On Saturday, the American Gathering of Holocaust Survivors and their Descendants called the decision on Pius “profoundly insensitive and thoughtless” and said it would cause “an inevitable blow” to interfaith relations.
“Pairing the announcement on Pius — who remained publicly silent during the Holocaust — with that on John Paul II, himself a victim of the Nazis, is a particularly disturbing and callous act,” the group added in its statement.
Benedict has said that Pius worked “secretly and silently” to help save Jews. Although a Vatican committee confirmed his “heroic virtues” in 2007, Benedict had asked for time for reflection, which many saw as a diplomatic effort aimed at calming polemics.
On Saturday, the pope confirmed the committee’s findings. Before the two popes can become saints, another Vatican committee must determine that miracles have been attributed to them.
Benedict also confirmed the “heroic virtues” of six other potential saints and miracles for 11. He declared the Rev. Jerzy Popieluszko, the “Solidarity chaplain” murdered by the Polish secret service in 1984, a martyr.
Vatican insiders speculate that John Paul could be beatified as soon as next fall.
From the New York Times
The pope's call for more environmental commitments came in his message for the Roman Catholic Church's annual World Day of Peace, to be marked on Jan 1 and whose theme is "If You Want to Cultivate Peace, Protect Creation."
The message is traditionally sent to heads of state, government and international organizations and its importance this year is more significant because its release coincided with the U.N. climate conference in Copenhagen.
"It is important to acknowledge that among the causes of the present ecological crisis is the historical responsibility of the industrialized countries," he said in the message.
While saying that developing countries "are not exempt from their own responsibilities with regard to creation," and had a duty to gradually adopt effective environmental measures, the bulk of his criticism was aimed at rich nations.
Richstatter approaches the Mass from a decidedly post Vatican II perspective. I don’t agree with all of his images conjured up in the text. At some points he waters down the subject, in my opinion. Other aspects of the book are well-worth the read. The author explains how the Mass takes place out of time, which is to say, the Mass is a unity of the Church past, present and future in one time and place. Richstatter does an excellent job explaining this and the other metaphysical dimensions of this holy sacrament.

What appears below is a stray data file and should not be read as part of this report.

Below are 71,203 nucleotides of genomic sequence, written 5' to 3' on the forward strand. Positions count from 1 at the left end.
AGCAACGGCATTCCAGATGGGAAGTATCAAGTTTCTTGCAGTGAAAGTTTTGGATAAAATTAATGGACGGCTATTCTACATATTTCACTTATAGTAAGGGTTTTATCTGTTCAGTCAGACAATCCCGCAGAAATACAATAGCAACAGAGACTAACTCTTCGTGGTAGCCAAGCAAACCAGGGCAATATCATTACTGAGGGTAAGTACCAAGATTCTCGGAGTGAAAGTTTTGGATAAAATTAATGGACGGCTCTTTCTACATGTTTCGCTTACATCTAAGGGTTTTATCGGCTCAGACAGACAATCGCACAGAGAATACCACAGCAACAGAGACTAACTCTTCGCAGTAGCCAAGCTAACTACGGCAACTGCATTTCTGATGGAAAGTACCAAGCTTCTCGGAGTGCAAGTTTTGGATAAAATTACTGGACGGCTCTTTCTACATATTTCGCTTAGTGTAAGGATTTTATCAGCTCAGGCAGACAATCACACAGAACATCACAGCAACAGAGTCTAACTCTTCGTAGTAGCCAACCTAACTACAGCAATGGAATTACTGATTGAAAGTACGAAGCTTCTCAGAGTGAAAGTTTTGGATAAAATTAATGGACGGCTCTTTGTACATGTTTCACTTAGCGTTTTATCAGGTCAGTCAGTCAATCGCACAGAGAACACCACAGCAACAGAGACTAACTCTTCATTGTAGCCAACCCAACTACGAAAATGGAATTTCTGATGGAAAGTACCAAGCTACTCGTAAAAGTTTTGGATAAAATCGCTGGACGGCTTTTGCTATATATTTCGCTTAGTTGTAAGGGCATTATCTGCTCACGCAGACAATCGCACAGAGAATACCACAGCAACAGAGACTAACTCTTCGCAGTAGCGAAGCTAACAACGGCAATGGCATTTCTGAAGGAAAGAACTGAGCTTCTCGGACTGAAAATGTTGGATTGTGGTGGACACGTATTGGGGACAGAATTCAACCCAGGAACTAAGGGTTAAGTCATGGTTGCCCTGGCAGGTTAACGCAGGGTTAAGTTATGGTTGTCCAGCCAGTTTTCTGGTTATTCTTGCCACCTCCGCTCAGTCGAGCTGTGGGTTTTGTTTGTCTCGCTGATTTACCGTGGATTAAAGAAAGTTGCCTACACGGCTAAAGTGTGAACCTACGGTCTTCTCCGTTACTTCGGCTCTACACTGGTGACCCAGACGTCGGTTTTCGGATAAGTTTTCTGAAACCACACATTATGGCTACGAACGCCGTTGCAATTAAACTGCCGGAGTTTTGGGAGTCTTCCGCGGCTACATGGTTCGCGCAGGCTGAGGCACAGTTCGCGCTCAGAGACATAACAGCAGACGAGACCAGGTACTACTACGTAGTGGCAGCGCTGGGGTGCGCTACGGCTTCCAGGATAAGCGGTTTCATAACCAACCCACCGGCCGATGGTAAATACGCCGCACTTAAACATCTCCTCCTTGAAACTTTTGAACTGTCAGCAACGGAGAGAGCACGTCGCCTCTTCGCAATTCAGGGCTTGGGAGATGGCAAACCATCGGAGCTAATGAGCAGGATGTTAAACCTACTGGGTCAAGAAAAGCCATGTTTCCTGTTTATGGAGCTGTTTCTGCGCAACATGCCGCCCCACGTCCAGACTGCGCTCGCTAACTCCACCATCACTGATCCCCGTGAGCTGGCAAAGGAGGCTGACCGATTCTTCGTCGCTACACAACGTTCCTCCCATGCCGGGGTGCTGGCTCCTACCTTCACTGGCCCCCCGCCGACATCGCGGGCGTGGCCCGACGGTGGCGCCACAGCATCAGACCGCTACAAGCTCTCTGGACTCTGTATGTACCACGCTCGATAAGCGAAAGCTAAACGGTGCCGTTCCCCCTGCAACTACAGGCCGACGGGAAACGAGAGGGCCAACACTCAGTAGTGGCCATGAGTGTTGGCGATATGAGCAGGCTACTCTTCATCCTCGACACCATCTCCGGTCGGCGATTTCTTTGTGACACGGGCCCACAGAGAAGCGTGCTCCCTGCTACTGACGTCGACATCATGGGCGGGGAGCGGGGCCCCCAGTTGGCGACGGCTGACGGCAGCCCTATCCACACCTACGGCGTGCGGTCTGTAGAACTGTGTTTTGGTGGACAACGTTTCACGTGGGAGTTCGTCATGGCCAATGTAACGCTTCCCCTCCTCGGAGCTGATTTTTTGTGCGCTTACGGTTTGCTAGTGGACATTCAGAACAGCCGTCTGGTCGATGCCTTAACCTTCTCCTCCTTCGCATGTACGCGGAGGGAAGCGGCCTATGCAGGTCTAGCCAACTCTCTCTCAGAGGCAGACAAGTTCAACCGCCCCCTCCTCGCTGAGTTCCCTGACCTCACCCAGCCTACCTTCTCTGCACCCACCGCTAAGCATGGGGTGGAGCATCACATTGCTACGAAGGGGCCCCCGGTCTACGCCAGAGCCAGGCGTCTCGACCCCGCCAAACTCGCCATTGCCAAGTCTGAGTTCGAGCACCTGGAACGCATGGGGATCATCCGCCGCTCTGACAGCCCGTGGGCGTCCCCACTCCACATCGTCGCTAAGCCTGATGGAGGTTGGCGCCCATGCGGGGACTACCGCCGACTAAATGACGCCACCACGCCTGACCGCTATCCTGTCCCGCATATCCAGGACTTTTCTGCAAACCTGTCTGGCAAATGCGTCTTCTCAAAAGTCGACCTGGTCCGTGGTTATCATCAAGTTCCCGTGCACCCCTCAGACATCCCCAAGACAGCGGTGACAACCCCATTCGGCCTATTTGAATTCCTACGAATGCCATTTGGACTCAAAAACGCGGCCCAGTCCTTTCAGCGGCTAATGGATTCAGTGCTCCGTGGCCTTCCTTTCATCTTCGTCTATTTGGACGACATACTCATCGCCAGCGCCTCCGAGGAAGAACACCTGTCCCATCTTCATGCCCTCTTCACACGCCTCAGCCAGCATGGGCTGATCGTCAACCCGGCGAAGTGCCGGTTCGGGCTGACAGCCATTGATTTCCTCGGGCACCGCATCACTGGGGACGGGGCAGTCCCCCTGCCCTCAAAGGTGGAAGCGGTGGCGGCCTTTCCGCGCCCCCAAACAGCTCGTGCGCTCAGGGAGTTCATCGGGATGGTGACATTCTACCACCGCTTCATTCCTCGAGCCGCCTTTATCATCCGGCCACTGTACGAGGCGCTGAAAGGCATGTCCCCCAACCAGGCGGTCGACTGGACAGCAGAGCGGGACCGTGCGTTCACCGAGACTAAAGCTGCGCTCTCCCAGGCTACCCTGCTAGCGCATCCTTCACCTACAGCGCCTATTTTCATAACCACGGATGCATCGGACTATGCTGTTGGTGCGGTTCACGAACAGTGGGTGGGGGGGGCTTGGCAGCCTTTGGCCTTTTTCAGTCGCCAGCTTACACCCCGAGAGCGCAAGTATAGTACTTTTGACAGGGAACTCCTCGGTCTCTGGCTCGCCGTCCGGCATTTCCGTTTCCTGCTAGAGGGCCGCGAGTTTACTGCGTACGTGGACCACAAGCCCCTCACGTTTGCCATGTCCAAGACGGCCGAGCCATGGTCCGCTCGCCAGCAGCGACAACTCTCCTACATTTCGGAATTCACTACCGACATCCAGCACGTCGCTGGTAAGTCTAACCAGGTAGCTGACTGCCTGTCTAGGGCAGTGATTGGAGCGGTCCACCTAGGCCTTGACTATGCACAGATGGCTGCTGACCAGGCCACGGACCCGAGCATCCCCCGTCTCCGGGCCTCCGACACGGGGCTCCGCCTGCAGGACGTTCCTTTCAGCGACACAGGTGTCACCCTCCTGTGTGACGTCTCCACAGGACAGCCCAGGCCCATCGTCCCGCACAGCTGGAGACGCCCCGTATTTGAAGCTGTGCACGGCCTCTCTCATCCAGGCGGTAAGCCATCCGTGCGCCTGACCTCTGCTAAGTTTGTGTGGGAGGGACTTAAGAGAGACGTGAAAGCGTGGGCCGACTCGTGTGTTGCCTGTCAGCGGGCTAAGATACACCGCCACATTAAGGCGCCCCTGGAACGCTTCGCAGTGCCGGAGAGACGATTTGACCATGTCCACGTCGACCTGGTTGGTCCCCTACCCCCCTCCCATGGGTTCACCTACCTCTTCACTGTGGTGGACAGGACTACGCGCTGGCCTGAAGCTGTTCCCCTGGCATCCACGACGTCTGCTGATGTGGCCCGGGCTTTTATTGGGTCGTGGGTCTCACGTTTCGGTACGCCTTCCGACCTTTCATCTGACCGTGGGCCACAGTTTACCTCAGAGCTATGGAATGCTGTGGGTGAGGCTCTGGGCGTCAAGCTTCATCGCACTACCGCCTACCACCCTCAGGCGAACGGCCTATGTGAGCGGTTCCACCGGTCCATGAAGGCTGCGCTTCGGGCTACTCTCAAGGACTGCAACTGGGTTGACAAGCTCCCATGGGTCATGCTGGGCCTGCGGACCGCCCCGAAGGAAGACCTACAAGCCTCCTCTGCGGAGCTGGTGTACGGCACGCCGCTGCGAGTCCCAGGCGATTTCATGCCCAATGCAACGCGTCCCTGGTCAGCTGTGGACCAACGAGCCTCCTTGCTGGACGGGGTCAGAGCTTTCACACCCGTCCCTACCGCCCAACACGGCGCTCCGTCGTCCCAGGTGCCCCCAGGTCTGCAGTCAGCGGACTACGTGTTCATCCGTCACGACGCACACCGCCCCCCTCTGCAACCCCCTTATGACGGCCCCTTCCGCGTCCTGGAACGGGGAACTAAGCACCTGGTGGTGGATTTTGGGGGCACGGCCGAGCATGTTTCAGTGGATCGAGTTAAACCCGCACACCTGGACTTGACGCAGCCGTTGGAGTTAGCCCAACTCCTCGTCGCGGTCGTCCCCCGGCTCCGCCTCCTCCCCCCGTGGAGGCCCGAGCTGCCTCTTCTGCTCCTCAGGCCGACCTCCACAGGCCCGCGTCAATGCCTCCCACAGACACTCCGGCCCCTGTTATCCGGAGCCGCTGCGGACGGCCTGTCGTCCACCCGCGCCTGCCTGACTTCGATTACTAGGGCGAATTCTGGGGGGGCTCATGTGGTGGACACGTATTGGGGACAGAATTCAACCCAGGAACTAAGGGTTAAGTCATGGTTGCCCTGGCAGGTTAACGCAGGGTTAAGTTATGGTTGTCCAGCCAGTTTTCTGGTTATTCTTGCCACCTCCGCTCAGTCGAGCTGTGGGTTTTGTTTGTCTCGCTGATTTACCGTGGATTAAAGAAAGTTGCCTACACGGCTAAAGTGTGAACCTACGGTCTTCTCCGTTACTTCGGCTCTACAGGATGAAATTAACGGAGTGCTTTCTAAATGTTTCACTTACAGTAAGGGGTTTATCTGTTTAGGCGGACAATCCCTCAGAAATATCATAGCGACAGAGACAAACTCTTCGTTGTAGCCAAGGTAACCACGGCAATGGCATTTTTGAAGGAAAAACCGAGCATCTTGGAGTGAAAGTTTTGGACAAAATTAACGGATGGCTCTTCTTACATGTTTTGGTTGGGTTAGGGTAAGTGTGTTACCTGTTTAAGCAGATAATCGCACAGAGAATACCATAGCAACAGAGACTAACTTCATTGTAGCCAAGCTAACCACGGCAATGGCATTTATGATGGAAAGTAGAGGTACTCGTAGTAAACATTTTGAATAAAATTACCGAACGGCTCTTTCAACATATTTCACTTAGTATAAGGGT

The Mass a Guided Tour is a good introductory text for those new to or unfamiliar with the Catholic Mass. It reminded me why Catholics believe what they do and why the celebration of the Eucharist is the source and summit of our faith.
To purchase this book click here or visit the Catholic Company for similar items.
When the bishop asked for a sign, the woman told Juan to fill his cloak with flowers that appeared miraculously on the hill. Returning to the bishop, Juan opened his cloak to find not only the flowers but also an image of Mary, “clothed with the sun with the moon at her feet,” on his cloak.
On Tepeyac Hill, Mary identified herself as Our Lady of Guadalupe, and she appeared at a time when human sacrifice was part of the native Aztec culture. It has been estimated that one out of every five children was sacrificed to the Aztecs’ gods. The image on Juan Diego’s cloak conveyed an important message to the Aztecs. The woman stood in front of the sun and wore stars on her mantle. Her feet not only rested on the moon but also were crushing the head of a serpent. All of these images were gods that the Aztecs worshipped. The sash that she wore indicated she was pregnant – pregnant, in fact, with the author of life, Jesus Christ. Through this miraculous image, the Aztecs were introduced to the one true God.
This appearance of Mary caused millions of native to be converted to Christ and to abandon the practice of child sacrifice. Today, millions of unborn children are slaughtered by abortion. These children, however, are not thrown down the steps of Aztec pyramids but instead are placed into garbage cans, incinerated, or used for scientific research. On a day like today, we should all turn to Mary and ask her to intervene yet again on behalf of these innocent little victims.
From the Word Among Us.